When a person ends a pregnancy, they are cared for in various official capacities by a range of medical professionals at each stage of the process: counselors, nurses, doctors, patient advocates. But there’s also an entire village of people in that person’s life, extending far beyond the walls of the clinic, who are ready to provide them with countless other forms of care. The reach of S.B. 8—which criminalizes anyone from the pastor or rabbi who offers spiritual guidance to someone considering an abortion, to the owner of the motel that shelters them, to the friend who drives them to their follow-up appointment—lays bare the sheer number of often loosely connected individuals and organizations required to make just one abortion happen.

Protesters in Texas rallied against the state’s new anti-abortion law in May.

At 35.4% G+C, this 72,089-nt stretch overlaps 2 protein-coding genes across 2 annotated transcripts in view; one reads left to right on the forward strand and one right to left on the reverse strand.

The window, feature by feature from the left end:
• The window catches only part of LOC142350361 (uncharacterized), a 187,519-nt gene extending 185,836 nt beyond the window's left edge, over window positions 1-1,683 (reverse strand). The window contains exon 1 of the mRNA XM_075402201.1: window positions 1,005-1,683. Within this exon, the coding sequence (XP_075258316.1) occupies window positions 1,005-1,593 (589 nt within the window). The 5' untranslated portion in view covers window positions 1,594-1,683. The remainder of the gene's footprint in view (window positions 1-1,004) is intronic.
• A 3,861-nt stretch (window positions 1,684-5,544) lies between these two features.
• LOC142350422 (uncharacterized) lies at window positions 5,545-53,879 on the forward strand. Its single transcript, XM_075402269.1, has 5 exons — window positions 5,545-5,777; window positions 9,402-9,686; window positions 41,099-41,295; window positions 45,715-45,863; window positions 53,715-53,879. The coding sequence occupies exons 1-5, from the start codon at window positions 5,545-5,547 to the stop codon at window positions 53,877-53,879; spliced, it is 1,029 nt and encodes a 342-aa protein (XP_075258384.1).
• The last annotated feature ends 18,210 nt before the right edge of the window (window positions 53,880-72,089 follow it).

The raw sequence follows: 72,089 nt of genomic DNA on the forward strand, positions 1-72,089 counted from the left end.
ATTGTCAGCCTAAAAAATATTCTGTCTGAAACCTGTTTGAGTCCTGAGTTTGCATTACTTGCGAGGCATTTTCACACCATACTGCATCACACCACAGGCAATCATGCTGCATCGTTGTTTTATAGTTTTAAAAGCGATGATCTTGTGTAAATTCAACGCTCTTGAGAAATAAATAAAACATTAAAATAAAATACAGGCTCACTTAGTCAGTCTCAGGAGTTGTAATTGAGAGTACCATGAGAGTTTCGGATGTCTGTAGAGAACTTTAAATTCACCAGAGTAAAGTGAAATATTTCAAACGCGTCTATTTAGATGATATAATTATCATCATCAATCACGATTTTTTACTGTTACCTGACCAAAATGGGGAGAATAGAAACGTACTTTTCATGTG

Sergio FloresGetty Images

That care can look like practical or emotional support: a neighbor who watches your kids, a colleague who covers for you at work so you can take a sick day, a local volunteer-run abortion fund that helps you pay for your procedure, someone who holds your hand and shares a magazine in the waiting room. Often, multiple support roles are performed by a single, crucial person: an abortion doula.

Some weeks ago, when I asked Jenna “JB” Brown, a full-spectrum doula (meaning one who offers non-medical support to a pregnant person regardless of their pregnancy’s outcome) living and working in Austin, how they were processing the news of S.B. 8’s passage, JB told me: “The same way I have processed every egregious piece of anti-abortion legislation that has been passed in my adult life—by trusting that it won’t take effect.” JB, who operates in private practice with Love over Fear Wellness and Birth and goes by both they/them and he/him pronouns interchangeably, was desperately holding onto hope that the bill would somehow be stopped in its tracks before the Sept. 1 deadline in order to maintain the emotional baseline of inner peace and strength that is required get through workdays spent caring for others. JB knows what is at stake in the fight to keep abortion care legal and safe: human lives.